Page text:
Certainly no alcoholic, and surely no member of A.A., wants to deprecate material achievement. Nor do we enter into debate with the many who still so passionately cling to the belief that to satisfy our basic natural desires is the main object of life. But we are sure that no class of people in the world ever made a worse mess of trying to live by this formula than alcoholics. For thousands of years we have been demanding more than our share of security, prestige, and romance. When we seemed to be succeeding, we drank to dream still greater dreams. When we were frustrated, even in part, we drank for oblivion. Never was there enough of what we thought we wanted.

 

In all these strivings, so many of them well-intentioned, our crippling handicap had been our lack of humility. We had lacked the perspective to see that character-building and spiritual values had to come first, and that material satisfactions were not the purpose of living. Quite characteristically, we had gone all out in confusing the ends with the means. Instead of regarding the satisfaction of our material desires as the means by which we could live and function as human beings, we had taken these satisfactions to be the final end and aim of life.

 

True, most of us thought good character was desirable, but obviously good character was something one needed to get on with the business of being self-satisfied. With a proper display of honesty and morality, we'd stand a better chance of getting what we really wanted. But whenever we had to choose between character and comfort, the character-building was lost in the dust of our chase after what we thought was happiness. Seldom did we look at character-building as something desirable in itself, something we would like to strive for whether our instinctual needs were met or not. We never thought of making honesty, tolerance, and true love of man and God the daily basis of living.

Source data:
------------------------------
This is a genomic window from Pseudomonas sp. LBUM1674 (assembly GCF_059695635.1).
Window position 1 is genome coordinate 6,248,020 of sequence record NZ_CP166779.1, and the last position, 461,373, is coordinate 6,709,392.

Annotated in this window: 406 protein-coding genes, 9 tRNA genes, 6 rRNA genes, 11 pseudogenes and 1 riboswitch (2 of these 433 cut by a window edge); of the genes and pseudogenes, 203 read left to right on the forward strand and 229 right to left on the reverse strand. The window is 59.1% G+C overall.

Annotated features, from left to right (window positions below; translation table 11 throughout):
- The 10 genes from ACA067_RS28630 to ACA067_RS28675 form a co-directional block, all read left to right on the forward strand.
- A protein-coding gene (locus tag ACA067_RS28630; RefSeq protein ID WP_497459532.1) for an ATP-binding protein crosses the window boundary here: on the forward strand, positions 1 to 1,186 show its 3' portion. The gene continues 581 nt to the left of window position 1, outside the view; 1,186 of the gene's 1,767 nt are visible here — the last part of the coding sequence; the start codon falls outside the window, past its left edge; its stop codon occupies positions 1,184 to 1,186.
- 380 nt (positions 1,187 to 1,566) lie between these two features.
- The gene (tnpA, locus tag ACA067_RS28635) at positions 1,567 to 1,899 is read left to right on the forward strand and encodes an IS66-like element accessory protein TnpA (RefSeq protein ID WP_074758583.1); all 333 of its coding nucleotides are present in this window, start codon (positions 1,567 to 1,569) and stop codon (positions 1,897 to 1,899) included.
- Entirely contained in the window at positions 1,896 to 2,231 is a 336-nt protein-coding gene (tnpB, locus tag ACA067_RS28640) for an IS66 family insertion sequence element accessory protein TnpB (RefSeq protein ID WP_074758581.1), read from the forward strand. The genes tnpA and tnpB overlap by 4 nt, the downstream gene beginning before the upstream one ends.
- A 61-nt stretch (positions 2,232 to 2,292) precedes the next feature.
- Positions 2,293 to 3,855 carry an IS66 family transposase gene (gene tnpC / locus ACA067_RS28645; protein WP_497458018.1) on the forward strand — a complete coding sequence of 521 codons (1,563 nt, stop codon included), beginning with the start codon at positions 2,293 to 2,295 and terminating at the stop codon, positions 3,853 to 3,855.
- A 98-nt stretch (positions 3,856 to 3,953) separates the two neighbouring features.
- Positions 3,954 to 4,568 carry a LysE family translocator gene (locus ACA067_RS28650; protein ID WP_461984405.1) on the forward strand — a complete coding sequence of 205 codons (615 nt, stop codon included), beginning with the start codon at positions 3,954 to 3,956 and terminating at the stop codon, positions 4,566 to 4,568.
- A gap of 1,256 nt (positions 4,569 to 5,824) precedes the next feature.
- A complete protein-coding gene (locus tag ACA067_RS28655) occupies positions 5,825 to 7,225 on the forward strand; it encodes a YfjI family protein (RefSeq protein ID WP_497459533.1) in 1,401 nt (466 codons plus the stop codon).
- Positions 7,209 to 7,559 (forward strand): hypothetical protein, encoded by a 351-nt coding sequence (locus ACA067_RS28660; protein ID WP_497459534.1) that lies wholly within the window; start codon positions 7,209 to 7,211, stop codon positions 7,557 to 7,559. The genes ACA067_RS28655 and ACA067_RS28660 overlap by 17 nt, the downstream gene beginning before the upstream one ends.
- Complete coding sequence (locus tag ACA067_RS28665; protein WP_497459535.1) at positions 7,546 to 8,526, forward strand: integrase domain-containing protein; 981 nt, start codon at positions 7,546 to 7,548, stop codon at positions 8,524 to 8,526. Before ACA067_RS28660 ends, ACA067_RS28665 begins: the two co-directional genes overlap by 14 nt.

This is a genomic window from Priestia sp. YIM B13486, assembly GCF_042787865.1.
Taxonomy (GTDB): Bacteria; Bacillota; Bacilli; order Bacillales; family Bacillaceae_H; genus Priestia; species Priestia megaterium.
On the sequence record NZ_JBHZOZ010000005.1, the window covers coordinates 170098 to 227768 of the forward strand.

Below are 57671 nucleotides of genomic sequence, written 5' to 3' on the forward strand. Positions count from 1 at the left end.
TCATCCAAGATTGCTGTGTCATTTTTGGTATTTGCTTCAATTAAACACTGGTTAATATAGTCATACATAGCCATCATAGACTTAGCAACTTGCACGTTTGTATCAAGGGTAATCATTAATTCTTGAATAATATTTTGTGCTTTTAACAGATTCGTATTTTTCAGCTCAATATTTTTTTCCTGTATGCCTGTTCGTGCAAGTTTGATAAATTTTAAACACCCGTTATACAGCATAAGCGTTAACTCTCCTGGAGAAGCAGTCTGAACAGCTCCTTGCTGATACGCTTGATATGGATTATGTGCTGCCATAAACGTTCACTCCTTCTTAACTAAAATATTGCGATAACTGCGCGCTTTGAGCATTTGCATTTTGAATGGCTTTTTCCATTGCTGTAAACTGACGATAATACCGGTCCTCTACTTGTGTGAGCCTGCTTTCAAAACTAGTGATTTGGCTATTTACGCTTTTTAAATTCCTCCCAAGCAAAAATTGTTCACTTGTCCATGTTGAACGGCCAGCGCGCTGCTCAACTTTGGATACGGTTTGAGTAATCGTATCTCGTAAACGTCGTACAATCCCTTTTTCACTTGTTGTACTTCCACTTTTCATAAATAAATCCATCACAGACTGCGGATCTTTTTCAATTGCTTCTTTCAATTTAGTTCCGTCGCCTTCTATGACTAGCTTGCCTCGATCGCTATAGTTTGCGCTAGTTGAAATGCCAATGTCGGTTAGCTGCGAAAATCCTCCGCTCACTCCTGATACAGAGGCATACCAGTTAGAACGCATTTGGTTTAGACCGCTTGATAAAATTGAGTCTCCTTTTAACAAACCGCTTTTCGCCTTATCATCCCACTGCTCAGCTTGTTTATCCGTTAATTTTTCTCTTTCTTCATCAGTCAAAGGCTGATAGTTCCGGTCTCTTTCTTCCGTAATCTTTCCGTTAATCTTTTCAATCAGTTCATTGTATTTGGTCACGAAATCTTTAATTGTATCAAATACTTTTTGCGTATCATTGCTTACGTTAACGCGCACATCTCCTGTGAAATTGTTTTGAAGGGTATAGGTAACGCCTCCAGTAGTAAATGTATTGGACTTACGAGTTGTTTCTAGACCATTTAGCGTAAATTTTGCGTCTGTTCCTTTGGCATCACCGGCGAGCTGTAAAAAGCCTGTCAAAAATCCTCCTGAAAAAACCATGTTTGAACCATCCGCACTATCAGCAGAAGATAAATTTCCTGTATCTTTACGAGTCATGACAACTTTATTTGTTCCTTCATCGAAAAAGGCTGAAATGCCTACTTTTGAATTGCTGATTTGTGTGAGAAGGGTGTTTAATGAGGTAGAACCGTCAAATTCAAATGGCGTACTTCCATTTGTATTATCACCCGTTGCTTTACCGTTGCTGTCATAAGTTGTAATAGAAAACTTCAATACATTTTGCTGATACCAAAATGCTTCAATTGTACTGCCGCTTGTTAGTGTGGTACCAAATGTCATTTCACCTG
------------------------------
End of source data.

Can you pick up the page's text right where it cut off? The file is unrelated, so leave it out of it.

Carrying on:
This lack of anchorage to any permanent values, this blindness to the true purpose of our lives, produced another bad result. For just so long as we were convinced that we could live exclusively by our own individual strength and intelligence, for just that long was a working faith in a Higher Power impossible. This was true even when we believed that God existed. We could actually have earnest religious beliefs which remained barren because we were still trying to play God ourselves. As long as we placed self reliance first, a genuine reliance upon a Higher Power was out of the question. That basic ingredient of all humility, a desire to seek and do God's will, was missing.

 

For us, the process of gaining a new perspective was unbelievably painful. It was only by repeated humiliations that we were forced to learn something about humility. It was only at the end of a long road, marked by successive defeats and humiliations, and the final crushing of our self sufficiency, that we began to feel humility as something more than a condition of groveling despair. Every newcomer in Alcoholics Anonymous is told, and soon realizes for himself, that his humble admission of powerlessness over alcohol is his first step toward liberation from its paralyzing grip.